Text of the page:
WASHINGTON -- Sen. Patrick Leahy's admission that he resigned from the Intelligence Committee this year for 'carelessly' exposing the panel's draft report on the Iran-Contra investigation comes at a time of increased political tension over the issue of leaks to the news media.
Leahy, D-Vt., issued a statement Tuesday in which he admitted leaking the draft report in January, but he and the current leaders of the Intelligence Committee immediately stressed it was not a breach of national security.
Their concern reflects the heightened tensions on the issue in the wake of Lt. Col. Oliver North's accusation at the Iran-Contra hearings that members of Congress are to blame for most of the sensitive news leaks in Washington.
North, the fired White House aide at the heart of the scandal, was promptly reminded by lawmakers that most leaks come from the executive branch, not Capitol Hill -- and Newsweek subsequently revealed North himself was the source of the magazine's 1985 story on the capture of the Achille Lauro hijackers.
Nonetheless, Leahy was anxious to address the issue and his self-described remorse Tuesday after questions had circulated about his January departure as vice chairman of the Intelligence Committee.
It was known publicly he had given up his seniority on that panel in order to become chairman of the Agriculture Committee in the now Democratic-led Senate.
Administration intelligence officials told The Washington Times last week that Leahy and Sen. David Durenberger, R-Minn., a former Intelligence Committee chairman, threatened in a letter to the CIA to disclose details of a top secret plan to undermine the government of Libya's Moammar Gadhafi in 1985. A few weeks later details of the plan were leaked to The Washington Post and the covert operation apparently was scrapped.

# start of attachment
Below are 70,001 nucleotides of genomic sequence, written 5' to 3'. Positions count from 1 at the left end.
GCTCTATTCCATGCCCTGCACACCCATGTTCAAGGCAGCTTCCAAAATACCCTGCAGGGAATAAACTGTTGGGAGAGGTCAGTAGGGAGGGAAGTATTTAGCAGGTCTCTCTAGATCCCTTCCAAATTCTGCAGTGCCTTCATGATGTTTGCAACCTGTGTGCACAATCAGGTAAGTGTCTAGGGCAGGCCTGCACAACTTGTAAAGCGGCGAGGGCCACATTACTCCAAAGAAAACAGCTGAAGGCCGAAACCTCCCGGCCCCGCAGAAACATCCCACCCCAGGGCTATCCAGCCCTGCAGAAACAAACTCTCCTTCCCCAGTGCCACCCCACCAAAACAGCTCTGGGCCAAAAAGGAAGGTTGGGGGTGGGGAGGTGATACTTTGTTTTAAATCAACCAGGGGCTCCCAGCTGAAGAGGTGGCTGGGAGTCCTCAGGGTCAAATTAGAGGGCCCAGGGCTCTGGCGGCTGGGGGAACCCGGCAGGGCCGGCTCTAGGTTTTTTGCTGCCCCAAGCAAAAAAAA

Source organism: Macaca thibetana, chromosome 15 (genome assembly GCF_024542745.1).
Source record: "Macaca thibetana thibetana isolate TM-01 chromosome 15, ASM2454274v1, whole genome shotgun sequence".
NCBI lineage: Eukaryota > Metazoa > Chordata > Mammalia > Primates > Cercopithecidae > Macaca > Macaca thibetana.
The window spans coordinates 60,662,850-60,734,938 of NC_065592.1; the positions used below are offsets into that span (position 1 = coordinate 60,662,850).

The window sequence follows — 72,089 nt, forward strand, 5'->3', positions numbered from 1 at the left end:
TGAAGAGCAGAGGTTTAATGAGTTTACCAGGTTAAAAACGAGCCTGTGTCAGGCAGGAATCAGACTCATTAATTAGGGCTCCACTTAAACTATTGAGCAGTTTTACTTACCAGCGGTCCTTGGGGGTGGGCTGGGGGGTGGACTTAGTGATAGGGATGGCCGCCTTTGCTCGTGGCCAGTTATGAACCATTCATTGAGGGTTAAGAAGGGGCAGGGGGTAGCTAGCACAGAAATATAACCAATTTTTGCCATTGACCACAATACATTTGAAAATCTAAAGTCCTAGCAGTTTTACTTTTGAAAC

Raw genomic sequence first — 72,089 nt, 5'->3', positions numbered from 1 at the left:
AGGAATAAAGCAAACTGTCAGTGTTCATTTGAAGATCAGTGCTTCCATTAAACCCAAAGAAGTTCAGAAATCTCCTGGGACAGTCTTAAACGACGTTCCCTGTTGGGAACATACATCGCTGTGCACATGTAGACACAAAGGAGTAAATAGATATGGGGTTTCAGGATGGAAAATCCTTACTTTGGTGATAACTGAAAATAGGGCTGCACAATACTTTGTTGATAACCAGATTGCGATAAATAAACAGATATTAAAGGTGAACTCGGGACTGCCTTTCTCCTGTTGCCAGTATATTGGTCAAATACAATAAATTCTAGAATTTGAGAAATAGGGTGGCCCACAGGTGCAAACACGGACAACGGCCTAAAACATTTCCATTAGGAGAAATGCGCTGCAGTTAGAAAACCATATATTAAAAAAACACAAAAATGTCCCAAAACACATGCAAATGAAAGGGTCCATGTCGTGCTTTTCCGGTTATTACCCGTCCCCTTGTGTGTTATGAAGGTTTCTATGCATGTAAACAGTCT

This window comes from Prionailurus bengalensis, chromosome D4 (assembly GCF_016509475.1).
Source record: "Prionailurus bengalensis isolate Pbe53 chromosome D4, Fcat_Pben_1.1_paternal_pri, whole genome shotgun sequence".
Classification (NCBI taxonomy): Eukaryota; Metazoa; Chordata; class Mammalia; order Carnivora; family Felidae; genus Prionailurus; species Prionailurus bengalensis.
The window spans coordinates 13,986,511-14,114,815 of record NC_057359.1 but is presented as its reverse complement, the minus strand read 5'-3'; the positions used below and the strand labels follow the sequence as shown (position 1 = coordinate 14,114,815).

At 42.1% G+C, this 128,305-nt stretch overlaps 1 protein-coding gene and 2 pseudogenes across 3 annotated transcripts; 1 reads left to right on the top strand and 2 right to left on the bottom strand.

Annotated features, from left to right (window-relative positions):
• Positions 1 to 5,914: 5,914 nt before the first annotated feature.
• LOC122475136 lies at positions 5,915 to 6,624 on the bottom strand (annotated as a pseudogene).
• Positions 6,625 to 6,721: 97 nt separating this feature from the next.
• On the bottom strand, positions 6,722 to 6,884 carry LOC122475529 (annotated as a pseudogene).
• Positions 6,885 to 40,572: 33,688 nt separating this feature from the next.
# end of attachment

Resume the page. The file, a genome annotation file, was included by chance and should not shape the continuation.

The Washington Times reported today that Durenberger is being investigated by the Senate ethics committee over allegations that he leaked details about a U.S. intelligence source in Israel.
The Times also reported that a separate leak of classified information had been traced to Leahy and Durenberger through their visitors' logs that contained the names of reporters who published the story, which was not identified.
In a prepared statement, Leahy said Tuesday he had allowed a reporter to look at part of the draft staff report on the committee's early Iran-Contra probe in an effort to show the document was not being withheld for partisan reasons.
At the time of the January leak, Republicans on the Intelligence Committee were pressing for release of the report, which they believed would help clear President Reagan of wrongdoing in his worst crisis. Democrats were reluctant, saying the report was based on incomplete information and could be misleading.
The leak led to an NBC News account of the draft report -- and much political finger-pointing until the committee released its final version Jan. 29.
Leahy asserted his only goal was to prove that the draft 'was being held up because there were major gaps and other problems with it, and not because of a desire to embarrass the president.' He said he was 'angry with himself for carelessly allowing the press person to examine the unclassified draft.'
Indeed, he was so upset that he decided to resign from the panel before his term expired, he said. He offered his resignation Jan. 13 and was replaced by Sen. Howard Metzenbaum, D-Ohio.
Sens. David Boren of Oklahoma, the new Democratic chairman of the committee, and William Cohen of Maine, the new Republican vice chairman, agreed Tuesday the leak was unauthorized but was not a national security breach under Senate rules because the draft report was not classified.